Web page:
Why Are Athletes Getting Preferential Treatment in the Middle of a Pandemic?
Since the COVID-19 outbreak started in the United States, daily sports headlines have reported one athlete after another getting tested while many in hard-hit areas have no such access to testing. In recent days, there have been reports of MLB players getting elective surgeries when it has been recommended all operations be postponed or cancelled. Why are these athletes getting access to medical testing and surgeries not available to the general public in such a moment of crisis?
Numerous athletes tested for COVID-19
On March 11, the NBA suspended all games after it was learned that Rudy Gobert of the Utah Jazz had tested positive for COVID-19. That evening, players for the Jazz, who were playing the Oklahoma City Thunder, were held in the Chesapeake Energy Arena past midnight so medical officials could perform testing on each player.
In the days that followed, there were reports about numerous athletes getting tested even when they didn’t have a fever and showed no symptoms. Among the more notable instances, all players on the Brooklyn Nets basketball team received tests from a private lab. Several days later the organization announced that four of its players, including superstar Kevin Durant tested positive.
Each new announcement has raised concerns about preferential treatment, and the inequalities within the American health care system. New York Mayor Bill de Blasio took to Twitter and expressed his objections to the special treatment for wealthy athletes.
Unfortunately, testing is just one area the coronavirus has exposed the differences between the haves and the have-nots.
Athletes getting elective surgery
On March 13, the American College of Surgeons recommended all elective surgeries be postponed or canceled due to the growing pandemic. The U.S. Surgeon General echoed the call the next day, and in the subsequent weeks, other organizations have called for the same.
Since those announcements, multiple pitchers, including Chris Sale of the Boston Red Sox and Noah Syndergaard of the New York Mets, have undergone Tommy John surgeries. While not illegal, because the surgical postponements were solely recommendations, it falls in a similar category with the same issue as the coronavirus testing. The same rules don’t appear to apply to the athletes. They get special treatment.
David Magnus, a professor of medicine and biomedical ethics at Stanford and the former chair of the ethics committee for Stanford Hospital, told Sports Illustrated the decision by players to undergo elective surgeries is wrong.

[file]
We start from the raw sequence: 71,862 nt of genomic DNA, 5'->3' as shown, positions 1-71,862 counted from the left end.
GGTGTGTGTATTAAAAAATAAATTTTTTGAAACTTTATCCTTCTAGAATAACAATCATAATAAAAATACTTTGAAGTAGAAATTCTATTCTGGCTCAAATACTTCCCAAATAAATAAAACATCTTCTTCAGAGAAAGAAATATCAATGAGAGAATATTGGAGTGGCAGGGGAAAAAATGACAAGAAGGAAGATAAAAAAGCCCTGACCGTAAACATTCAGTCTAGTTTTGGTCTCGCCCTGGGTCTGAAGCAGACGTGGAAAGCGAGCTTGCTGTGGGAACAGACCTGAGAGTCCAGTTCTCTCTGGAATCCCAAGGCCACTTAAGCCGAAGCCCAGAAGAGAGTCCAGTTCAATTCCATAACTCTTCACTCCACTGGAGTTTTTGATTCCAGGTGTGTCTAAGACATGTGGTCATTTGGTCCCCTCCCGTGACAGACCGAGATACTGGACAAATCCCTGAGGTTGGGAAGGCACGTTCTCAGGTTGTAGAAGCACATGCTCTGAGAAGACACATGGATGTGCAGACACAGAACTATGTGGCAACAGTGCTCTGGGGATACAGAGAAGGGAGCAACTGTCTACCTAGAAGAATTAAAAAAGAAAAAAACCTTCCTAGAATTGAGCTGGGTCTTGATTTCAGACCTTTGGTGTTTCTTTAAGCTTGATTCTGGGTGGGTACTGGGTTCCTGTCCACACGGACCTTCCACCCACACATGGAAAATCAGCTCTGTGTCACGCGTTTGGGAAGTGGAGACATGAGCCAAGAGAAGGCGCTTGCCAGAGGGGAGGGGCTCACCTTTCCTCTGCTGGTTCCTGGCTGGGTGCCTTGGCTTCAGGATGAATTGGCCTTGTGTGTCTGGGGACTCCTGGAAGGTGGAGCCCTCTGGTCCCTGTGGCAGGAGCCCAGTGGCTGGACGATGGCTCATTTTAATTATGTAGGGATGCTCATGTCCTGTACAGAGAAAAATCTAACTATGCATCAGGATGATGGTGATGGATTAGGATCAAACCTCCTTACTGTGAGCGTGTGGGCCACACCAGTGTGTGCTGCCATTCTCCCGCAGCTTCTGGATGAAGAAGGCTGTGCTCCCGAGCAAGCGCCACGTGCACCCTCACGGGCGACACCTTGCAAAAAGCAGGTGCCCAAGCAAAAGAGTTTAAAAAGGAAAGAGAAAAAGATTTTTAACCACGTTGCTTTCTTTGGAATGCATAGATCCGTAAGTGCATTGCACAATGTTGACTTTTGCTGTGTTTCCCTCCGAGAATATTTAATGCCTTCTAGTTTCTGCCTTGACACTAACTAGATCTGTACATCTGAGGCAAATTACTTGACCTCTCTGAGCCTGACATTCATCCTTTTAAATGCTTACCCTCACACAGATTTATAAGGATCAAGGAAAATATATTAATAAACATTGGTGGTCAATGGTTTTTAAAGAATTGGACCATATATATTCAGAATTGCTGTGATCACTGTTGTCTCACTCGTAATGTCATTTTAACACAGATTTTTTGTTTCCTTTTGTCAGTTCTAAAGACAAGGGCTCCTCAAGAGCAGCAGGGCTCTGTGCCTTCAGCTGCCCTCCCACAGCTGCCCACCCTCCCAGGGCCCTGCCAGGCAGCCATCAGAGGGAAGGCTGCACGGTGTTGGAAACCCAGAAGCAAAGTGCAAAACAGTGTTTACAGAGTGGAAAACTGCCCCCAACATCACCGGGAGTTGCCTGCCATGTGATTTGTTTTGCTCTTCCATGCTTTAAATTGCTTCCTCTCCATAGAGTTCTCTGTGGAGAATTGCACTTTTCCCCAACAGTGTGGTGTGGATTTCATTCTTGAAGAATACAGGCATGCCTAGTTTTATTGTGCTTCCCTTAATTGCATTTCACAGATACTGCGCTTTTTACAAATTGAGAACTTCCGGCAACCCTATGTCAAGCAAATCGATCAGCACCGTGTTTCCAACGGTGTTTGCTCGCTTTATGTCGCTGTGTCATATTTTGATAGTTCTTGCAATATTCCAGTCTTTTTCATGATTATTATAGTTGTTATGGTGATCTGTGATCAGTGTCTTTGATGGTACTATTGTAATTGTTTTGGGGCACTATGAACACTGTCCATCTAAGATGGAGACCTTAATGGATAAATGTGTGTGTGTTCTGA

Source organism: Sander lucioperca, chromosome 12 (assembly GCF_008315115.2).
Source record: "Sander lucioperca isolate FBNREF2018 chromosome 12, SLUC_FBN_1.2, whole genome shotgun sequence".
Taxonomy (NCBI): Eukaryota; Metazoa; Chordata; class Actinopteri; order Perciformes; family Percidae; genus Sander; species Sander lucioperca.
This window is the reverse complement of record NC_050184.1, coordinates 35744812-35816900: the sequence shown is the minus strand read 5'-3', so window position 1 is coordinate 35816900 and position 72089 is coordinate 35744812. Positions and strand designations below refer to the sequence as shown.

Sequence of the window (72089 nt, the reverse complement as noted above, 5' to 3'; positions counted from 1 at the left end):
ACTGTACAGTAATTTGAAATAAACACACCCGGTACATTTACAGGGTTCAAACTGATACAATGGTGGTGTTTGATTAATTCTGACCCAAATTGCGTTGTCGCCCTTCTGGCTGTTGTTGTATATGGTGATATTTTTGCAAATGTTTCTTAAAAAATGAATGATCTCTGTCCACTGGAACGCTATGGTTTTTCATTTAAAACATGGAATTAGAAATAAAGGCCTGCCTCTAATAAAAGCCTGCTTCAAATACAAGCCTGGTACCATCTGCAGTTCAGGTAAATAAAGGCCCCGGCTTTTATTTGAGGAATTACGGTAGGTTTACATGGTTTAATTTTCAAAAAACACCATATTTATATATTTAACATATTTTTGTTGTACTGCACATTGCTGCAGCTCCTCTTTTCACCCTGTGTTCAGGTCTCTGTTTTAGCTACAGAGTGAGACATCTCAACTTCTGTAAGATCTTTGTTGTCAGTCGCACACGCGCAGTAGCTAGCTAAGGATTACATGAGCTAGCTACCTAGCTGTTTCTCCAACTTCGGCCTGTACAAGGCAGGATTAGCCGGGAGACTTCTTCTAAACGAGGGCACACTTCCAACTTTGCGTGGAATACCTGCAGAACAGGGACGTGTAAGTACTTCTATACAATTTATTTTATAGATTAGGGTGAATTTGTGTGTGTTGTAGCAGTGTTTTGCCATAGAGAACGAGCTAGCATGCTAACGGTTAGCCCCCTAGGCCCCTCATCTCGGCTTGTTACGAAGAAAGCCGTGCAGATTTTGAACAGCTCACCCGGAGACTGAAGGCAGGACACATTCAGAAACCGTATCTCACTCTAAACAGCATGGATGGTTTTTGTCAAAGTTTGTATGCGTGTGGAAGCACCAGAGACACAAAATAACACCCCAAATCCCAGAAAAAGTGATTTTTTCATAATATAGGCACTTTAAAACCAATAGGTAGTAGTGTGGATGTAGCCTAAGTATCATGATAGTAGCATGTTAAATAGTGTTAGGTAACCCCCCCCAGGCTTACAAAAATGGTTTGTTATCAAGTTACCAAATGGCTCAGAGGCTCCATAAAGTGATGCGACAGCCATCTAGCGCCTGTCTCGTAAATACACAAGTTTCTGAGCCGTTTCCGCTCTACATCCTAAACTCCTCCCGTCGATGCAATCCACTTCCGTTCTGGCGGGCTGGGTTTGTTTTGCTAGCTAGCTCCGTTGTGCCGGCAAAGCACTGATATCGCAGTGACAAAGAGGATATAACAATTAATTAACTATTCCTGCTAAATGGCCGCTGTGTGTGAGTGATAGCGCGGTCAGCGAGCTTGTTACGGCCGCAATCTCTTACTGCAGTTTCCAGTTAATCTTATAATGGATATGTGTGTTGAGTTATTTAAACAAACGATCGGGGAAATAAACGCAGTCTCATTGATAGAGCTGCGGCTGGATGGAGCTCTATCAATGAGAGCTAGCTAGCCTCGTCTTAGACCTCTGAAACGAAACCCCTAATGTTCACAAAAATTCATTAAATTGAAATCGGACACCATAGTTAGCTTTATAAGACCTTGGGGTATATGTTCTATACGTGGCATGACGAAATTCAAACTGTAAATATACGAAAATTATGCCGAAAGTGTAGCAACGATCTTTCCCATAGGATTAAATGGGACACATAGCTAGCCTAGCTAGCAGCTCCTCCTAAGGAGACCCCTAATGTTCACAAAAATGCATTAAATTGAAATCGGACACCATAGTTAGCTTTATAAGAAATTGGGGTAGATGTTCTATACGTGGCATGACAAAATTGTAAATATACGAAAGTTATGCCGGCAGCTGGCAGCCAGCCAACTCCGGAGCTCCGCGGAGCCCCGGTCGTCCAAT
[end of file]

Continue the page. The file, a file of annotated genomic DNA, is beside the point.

David Magnus, professor of medicine and biomedical ethics at Stanford
“At the present time, I don’t think there’s even a question that it would be inappropriate and should not be done in any areas that are hit hard by COVID. And I think it’s arguably a bad idea to do anywhere right now…. Even in areas where there have been no reported cases, or very few, and it hasn’t spread yet, that’s changing by the hour. Maybe right at this moment, they don’t need the space or the personnel that would be involved in the procedure, but that can change so rapidly that I think it would be an irresponsible use of resources. Nobody should be doing this.”
With more experts like Magnus speaking out, the hope is that those in the medical profession will use better judgment in performing elective surgeries and the athletes will stop putting doctors in that awkward position in the first place. In all these cases, surgery can wait.
Backlash leading to changes
With the cry growing louder on social media for athletes to stop asking for special treatment, world-renowned orthopedic surgeon Dr. James Andrews, who has performed numerous Tommy John surgeries, announced he was halting non-essential operations.
“We are not performing any non-urgent or non-emergent procedures, including Tommy John surgery, in compliance with the governor’s executive order,” a spokesperson for the Andrews Institute for Orthopaedics and Sports Medicine in Florida wrote. ”We are adhering to these restrictions and all such cases are suspended at this time.”
With the decision of Andrews, who is one of the most well-respected orthopedic surgeons in sports, could this be a transitional moment where other doctors follow suit? More significantly, will the athletes stop asking for the surgeries that can wait?
At this unprecedented moment in our country’s history, let’s hope the athletes decide to be true team players by stepping aside and allowing those who need the testing and surgeries the most move to the front of the line and receive them.